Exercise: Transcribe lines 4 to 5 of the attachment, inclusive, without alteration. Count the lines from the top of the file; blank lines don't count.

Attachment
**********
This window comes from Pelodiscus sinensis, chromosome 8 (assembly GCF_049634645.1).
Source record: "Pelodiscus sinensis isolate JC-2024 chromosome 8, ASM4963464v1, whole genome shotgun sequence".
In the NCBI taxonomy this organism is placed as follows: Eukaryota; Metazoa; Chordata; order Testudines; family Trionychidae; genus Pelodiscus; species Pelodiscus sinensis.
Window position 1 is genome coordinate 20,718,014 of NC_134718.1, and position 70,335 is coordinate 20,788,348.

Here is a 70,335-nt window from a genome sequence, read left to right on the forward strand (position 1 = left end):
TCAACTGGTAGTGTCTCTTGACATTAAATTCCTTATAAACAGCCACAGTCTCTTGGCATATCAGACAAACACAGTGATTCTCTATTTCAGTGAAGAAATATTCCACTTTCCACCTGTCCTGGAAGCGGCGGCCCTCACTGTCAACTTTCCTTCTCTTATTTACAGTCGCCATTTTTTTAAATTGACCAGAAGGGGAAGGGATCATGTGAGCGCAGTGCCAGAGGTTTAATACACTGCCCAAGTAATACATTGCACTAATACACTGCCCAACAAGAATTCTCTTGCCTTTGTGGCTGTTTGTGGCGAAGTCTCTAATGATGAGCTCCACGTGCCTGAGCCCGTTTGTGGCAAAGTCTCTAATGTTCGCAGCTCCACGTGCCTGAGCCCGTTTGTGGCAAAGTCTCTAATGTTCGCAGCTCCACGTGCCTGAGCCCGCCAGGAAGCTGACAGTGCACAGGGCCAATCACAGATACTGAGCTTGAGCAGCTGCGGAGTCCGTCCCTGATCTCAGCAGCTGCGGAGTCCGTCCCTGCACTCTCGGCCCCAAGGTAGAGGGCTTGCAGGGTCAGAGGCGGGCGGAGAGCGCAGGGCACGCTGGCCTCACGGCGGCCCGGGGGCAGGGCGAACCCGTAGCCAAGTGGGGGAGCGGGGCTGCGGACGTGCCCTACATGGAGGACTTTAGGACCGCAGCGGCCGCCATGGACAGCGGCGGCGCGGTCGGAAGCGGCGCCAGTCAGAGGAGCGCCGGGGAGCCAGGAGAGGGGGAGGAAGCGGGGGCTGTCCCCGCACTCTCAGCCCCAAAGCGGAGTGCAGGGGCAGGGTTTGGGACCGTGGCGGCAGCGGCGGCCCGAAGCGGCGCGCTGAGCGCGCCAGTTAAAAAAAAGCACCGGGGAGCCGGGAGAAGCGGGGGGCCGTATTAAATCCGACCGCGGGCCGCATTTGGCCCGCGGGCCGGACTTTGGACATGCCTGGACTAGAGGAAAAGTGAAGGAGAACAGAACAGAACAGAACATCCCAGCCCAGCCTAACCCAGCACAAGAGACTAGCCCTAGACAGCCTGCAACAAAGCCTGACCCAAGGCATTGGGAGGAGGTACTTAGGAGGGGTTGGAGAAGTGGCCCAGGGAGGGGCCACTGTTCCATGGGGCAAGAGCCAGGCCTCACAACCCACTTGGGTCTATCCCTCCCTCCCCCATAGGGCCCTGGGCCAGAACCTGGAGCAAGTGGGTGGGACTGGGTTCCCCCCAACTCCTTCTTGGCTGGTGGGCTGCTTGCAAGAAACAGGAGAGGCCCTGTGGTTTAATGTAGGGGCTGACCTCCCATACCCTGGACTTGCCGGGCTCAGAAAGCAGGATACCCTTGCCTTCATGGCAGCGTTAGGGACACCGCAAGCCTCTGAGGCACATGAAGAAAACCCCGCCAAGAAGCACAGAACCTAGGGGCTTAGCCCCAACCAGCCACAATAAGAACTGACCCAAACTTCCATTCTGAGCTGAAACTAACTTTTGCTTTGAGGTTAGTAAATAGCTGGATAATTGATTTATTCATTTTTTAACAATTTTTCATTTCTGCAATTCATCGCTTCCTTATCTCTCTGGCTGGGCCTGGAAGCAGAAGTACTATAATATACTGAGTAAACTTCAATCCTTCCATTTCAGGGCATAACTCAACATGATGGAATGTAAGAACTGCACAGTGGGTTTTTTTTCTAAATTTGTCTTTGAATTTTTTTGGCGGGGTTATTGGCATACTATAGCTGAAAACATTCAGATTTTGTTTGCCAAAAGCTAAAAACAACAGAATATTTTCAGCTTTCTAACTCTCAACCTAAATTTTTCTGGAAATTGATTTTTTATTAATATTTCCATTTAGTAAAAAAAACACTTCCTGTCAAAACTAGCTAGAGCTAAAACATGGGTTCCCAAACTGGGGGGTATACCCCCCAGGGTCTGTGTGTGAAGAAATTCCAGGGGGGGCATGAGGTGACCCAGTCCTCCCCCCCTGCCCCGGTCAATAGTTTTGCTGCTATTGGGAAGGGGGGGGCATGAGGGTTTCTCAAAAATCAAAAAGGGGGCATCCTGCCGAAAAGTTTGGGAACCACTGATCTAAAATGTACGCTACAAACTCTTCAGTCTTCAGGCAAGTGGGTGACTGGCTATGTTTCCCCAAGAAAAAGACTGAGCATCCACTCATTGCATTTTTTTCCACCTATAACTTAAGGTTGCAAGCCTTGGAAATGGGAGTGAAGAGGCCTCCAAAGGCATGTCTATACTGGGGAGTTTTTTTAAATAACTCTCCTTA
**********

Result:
Window position 1 is genome coordinate 20,718,014 of NC_134718.1, and position 70,335 is coordinate 20,788,348.

Here is a 70,335-nt window from a genome sequence, read left to right on the forward strand (position 1 = left end):